Patients with mUC and Low PD-L1 Expression May Have Decreased Survival When Treated with Pembrolizumab or Atezolizumab

The FDA safety alert considers treatment of patients with metastatic urothelial cancer who have not received prior therapy

On 18 May 2018, the US Food and Drug Administration (FDA) alerted healthcare professionals, oncology clinical investigators, and the public about decreased survival associated with the use of pembrolizumab (Keytruda) or atezolizumab (Tecentriq) as monotherapy in clinical trials to treat patients with metastatic urothelial cancer (mUC) who have not received prior therapy and who have low expression of the protein programmed death ligand 1 (PD-L1).

In two ongoing clinical trials (KEYNOTE-361 and IMVIGOR-130), the Data Monitoring Committees’ early reviews found patients in the monotherapy arms of both trials with PD-L1 low status had decreased survival compared to patients who received cisplatin- or carboplatin-based chemotherapy.

Healthcare professionals should be aware that the populations enrolled in the ongoing clinical trials were eligible for platinum-containing chemotherapy, and therefore differ from those enrolled in the trials that led to the accelerated approvals of both Keytruda and Tecentriq in the treatment of patients with locally advanced or mUC who are not eligible for cisplatin-containing chemotherapy.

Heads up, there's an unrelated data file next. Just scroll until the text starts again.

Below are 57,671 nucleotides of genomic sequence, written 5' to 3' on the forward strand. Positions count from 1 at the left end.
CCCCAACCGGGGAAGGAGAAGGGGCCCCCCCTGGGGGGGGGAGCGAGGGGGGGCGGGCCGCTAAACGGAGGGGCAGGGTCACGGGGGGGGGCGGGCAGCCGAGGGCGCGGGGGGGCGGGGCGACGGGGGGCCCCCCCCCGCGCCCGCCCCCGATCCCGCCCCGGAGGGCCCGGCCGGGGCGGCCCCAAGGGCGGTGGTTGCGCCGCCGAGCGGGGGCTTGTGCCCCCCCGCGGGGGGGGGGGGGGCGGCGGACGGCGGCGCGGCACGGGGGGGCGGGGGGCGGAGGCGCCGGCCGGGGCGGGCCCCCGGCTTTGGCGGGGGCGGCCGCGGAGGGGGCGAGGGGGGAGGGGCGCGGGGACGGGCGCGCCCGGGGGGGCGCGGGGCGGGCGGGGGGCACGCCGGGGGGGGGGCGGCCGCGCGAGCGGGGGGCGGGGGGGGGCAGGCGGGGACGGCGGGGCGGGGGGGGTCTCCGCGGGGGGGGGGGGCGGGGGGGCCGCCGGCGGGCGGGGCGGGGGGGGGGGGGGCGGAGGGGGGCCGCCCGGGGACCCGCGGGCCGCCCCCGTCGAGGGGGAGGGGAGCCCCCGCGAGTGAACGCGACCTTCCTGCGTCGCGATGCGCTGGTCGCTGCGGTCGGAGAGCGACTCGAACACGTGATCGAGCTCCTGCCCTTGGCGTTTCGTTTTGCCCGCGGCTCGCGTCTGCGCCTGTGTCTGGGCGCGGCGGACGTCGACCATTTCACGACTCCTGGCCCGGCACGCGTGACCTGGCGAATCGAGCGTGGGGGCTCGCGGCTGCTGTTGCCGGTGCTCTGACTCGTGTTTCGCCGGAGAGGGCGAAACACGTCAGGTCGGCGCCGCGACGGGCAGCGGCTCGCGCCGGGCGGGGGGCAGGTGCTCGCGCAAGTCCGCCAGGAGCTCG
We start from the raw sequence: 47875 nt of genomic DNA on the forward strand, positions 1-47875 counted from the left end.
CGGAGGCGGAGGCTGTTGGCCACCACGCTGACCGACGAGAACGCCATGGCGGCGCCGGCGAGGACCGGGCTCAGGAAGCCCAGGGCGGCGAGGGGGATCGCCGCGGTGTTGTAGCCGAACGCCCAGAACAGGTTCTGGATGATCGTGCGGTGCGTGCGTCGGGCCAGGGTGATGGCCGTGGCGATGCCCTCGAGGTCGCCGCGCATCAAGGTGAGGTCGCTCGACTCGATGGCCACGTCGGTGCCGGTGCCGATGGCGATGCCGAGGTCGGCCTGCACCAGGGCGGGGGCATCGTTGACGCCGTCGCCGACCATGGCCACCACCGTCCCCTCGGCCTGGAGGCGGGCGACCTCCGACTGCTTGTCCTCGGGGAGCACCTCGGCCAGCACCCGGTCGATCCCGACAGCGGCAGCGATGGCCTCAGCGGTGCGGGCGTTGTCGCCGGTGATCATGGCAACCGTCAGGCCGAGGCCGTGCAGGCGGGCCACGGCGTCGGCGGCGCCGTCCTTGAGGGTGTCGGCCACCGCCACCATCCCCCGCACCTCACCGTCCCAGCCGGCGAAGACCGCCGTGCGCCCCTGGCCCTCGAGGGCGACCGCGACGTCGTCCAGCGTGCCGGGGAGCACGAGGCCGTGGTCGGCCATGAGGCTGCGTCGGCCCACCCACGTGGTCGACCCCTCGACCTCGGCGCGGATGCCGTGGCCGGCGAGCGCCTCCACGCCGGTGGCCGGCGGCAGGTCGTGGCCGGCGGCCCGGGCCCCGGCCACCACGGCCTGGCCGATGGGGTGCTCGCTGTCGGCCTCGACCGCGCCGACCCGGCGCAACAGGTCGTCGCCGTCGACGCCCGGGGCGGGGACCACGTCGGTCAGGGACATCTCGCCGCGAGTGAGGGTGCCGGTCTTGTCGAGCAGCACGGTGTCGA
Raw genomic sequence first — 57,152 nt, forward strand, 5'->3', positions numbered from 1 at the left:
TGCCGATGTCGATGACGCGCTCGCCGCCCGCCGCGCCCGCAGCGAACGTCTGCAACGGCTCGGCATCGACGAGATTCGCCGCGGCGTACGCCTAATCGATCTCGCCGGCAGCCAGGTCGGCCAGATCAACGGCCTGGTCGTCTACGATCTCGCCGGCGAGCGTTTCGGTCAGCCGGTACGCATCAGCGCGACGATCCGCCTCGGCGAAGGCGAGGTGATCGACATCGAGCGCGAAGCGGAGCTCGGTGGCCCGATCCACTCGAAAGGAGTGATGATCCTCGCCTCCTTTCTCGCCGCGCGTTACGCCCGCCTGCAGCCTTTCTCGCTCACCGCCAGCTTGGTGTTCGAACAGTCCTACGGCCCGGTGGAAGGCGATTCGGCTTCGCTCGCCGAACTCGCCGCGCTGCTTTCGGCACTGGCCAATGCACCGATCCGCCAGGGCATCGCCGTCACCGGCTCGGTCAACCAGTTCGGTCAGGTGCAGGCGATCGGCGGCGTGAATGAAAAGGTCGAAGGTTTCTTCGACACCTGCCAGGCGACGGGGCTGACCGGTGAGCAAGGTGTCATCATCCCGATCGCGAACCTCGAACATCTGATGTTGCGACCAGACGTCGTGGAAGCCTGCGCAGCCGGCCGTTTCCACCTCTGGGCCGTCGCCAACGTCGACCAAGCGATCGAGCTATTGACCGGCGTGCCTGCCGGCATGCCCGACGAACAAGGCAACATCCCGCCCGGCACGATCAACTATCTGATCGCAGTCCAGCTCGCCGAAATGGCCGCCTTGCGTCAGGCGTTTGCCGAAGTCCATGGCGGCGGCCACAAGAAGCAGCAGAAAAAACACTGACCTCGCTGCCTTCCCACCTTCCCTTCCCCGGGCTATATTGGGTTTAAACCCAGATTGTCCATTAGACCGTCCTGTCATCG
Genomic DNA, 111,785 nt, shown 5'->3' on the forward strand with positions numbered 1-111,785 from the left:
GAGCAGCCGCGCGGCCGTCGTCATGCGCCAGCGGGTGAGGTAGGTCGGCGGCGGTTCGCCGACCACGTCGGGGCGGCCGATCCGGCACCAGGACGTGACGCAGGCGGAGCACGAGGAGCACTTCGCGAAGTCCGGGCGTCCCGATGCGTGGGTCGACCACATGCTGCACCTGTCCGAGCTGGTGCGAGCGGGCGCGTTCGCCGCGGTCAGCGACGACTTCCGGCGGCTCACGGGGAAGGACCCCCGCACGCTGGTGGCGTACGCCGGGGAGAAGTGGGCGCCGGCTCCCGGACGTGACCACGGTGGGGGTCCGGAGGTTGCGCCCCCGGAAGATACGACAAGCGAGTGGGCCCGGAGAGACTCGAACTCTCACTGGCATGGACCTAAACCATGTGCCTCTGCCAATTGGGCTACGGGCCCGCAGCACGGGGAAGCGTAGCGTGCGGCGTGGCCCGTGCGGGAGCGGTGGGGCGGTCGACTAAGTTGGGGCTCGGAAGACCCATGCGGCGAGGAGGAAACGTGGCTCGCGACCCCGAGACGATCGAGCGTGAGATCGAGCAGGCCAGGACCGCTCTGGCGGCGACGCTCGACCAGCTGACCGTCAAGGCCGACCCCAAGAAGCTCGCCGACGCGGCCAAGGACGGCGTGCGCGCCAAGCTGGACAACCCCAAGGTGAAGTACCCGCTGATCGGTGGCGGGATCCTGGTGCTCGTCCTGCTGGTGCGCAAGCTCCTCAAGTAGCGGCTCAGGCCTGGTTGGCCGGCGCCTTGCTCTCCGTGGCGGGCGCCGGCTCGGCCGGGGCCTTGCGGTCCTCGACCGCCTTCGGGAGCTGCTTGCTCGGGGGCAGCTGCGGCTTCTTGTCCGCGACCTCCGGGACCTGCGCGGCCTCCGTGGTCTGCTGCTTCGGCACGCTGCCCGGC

Both Keytruda and Tecentriq are currently approved by the FDA under accelerated approval for the treatment of patients with locally advanced or mUC who are not eligible for cisplatin-containing chemotherapy, irrespective of PD-L1 status. Keytruda and Tecentriq are also currently approved by the FDA for the treatment of multiple types of other cancers.

Patients should talk to their doctor if they have questions or concerns about either drug. Patients taking Keytruda or Tecentriq for other approved uses should continue to take their medication as directed by their healthcare professional.

FDA recommends providers select patients for the treatment of locally advanced or mUC using the criteria described in Section 14 of each label. These criteria supported the approvals for Keytruda and Tecentriq for initial monotherapy in cisplatin-ineligible patients.

Healthcare professionals and patients are encouraged to report adverse events or side effects related to the use of these products to the FDA's MedWatch Safety Information and Adverse Event Reporting Program.